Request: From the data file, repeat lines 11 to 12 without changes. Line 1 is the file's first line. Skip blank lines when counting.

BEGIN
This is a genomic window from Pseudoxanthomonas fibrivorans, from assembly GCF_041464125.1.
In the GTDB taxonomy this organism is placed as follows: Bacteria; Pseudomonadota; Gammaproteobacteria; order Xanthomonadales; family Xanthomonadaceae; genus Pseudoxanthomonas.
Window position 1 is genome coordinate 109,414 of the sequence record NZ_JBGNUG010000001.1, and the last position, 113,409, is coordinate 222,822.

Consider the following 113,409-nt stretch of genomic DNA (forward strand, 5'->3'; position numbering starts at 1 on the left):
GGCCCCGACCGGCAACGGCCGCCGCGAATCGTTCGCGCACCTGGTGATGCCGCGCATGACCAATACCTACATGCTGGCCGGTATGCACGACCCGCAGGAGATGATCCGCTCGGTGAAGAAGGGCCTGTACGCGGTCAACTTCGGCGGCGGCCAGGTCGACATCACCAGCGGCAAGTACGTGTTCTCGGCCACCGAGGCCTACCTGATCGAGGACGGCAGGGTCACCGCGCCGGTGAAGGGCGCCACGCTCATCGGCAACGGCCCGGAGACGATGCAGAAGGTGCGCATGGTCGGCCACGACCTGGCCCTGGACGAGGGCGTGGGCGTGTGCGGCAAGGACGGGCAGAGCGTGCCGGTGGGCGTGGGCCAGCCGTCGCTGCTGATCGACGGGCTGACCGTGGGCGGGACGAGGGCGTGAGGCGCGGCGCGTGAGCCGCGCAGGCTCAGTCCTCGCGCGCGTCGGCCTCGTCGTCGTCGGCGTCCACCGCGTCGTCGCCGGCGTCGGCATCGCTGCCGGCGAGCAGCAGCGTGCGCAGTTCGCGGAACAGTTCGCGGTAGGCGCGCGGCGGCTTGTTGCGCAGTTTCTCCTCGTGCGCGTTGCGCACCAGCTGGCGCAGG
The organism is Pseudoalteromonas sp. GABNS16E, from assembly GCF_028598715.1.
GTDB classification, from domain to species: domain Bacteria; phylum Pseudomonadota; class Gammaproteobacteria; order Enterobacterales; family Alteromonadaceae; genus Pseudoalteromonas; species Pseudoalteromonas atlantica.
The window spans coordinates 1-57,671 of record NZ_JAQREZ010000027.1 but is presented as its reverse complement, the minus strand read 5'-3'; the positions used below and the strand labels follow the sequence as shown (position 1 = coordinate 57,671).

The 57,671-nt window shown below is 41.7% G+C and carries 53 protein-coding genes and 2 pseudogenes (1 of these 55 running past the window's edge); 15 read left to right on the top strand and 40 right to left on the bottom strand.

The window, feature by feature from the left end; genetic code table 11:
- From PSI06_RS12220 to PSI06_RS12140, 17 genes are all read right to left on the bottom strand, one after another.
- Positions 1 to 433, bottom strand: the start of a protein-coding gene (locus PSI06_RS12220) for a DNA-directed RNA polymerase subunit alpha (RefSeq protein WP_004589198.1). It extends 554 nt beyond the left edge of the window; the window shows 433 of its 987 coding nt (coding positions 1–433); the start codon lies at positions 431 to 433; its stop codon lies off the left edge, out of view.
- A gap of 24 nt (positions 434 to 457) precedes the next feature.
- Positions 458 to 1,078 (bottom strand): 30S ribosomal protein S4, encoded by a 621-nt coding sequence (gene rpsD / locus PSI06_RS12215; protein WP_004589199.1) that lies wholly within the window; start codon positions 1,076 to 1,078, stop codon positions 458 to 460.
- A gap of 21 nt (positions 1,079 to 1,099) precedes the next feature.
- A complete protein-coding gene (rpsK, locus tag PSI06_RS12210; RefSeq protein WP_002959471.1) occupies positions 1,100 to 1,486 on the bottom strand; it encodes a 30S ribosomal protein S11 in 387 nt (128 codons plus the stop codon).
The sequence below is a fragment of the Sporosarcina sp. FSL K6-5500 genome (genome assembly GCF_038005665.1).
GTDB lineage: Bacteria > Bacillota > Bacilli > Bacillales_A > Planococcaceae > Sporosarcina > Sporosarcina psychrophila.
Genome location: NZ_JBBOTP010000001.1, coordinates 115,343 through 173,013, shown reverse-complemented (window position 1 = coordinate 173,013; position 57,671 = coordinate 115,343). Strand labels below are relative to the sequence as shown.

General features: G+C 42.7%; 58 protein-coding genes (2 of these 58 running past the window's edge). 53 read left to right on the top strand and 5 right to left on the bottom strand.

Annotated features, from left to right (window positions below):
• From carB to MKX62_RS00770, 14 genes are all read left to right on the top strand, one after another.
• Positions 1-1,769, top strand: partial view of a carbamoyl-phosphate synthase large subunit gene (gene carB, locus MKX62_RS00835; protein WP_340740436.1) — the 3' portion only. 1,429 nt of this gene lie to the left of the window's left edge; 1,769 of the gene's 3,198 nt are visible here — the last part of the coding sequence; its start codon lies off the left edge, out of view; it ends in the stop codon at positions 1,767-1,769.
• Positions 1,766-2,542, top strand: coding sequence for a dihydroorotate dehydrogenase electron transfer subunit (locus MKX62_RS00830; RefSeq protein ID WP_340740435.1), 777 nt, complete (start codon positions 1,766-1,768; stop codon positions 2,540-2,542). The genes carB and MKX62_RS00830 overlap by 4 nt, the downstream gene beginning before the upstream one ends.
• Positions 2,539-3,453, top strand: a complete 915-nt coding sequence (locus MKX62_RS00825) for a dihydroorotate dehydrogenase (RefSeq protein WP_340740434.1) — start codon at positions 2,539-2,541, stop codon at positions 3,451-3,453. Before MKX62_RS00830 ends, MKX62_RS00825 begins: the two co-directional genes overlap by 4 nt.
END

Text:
- From PSI06_RS12220 to PSI06_RS12140, 17 genes are all read right to left on the bottom strand, one after another.
- Positions 1 to 433, bottom strand: the start of a protein-coding gene (locus PSI06_RS12220) for a DNA-directed RNA polymerase subunit alpha (RefSeq protein WP_004589198.1). It extends 554 nt beyond the left edge of the window; the window shows 433 of its 987 coding nt (coding positions 1–433); the start codon lies at positions 431 to 433; its stop codon lies off the left edge, out of view.